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Discover India Hicks

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Discover India Hicks

If you do one thing this week...


BRING BACK GOOD 'OL FASHION PLAYTIME.

This week I encourage you to bring back the art of having fun without any electronic thingamajigs. Think about your week ahead and carve out at least 30 minutes doing outdoor activities that will have the young and the young-at-heart jumping for joy.

My own personal observation is that parents nowadays don't partake in outdoor activities with their children like they used to. And should. I believe the majority of parents (some - not all) see their time shuttling the kids to and from practice, tutoring, music, etc as all they should do.

Sure you are spending time with them but is it quality time?

Through the eyes of a child, quality time spent is actually getting down at their level. Those moments that in five, ten, twenty years from now they will say, "Remember when we used to climb that big tree and pick the apples? That was so fun." Or "Remember when Dad used to throw the worst spirals?" Those are the times they will never forget.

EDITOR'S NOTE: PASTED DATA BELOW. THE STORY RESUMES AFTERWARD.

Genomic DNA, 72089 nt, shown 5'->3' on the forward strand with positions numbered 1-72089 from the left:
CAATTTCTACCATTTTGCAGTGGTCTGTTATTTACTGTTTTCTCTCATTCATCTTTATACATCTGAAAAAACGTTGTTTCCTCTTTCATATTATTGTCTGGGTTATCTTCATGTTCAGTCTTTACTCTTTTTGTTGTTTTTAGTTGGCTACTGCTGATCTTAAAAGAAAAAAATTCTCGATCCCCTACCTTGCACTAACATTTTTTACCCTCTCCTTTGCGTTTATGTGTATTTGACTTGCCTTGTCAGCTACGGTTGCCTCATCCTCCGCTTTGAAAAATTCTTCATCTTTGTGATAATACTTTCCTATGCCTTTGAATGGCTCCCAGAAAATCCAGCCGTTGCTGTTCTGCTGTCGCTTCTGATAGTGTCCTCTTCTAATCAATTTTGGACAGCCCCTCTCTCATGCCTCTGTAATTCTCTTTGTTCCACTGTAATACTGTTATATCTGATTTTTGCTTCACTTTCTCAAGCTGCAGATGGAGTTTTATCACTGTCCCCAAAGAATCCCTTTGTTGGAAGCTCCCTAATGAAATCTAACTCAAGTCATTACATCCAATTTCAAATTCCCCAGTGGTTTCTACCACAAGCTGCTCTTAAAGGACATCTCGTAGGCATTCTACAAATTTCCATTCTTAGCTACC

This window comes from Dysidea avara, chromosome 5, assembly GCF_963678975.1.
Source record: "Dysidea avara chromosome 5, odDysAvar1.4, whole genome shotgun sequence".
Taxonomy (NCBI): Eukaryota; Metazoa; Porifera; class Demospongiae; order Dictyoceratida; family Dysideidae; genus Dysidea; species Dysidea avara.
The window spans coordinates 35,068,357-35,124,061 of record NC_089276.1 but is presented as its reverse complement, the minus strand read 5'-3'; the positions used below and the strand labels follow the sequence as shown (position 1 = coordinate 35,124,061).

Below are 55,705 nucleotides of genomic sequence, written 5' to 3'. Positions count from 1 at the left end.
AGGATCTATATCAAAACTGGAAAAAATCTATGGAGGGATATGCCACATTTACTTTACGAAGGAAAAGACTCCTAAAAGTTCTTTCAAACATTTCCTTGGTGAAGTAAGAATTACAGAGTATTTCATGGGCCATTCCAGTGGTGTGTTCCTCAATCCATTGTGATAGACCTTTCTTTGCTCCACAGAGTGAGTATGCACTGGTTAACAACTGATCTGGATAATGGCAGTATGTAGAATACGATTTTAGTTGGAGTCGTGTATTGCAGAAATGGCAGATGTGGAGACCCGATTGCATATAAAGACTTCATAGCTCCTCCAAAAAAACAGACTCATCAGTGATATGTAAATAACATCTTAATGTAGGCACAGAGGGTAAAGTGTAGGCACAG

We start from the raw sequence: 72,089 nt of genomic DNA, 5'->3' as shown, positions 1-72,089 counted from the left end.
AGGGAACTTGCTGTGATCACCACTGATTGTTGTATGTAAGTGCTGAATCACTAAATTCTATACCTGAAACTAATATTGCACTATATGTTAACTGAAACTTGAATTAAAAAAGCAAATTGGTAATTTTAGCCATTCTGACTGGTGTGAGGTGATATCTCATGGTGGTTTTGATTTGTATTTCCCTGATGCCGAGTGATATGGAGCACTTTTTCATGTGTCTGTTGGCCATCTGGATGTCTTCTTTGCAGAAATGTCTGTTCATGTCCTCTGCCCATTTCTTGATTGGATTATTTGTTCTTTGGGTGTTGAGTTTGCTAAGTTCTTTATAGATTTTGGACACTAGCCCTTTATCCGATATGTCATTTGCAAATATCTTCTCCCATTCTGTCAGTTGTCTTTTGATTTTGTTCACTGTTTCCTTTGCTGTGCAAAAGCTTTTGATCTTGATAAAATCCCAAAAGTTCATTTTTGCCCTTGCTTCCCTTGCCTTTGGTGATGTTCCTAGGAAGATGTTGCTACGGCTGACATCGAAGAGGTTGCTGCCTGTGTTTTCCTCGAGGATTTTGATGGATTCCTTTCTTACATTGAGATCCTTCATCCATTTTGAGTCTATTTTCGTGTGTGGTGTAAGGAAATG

I vividly remember my dad coming home from work and within five minutes was out in the front swinging the jump rope with us. Riding bikes. Throwing the Frisbee. Hopscotch. Tag.


Oh how I loved tag.

Duck duck goose. Kick ball. "Horse" on the b-ball court. Relay races.

I think I loved relay races the most.

You get the picture. They will be grown and gone before you know it.

Here are three versions of tag to get you started this week interacting with your littles:

1) "Manhunt:" Each time the player who is “it” tags a person, that person must link arms with the “it” kid (or another kid in the chain) and run with him. This continues until the last tagged child is added to the mob.

2) "Tornado Tag:" The “it” player can tag others only while he is spinning around with outstretched arms.

3) "Shadow Tag:" The “it” player tags other kids by stepping on their shadows. (Note: There is some degree of trust involved in this version. It might be wise to have someone stand in as the referee.)                          

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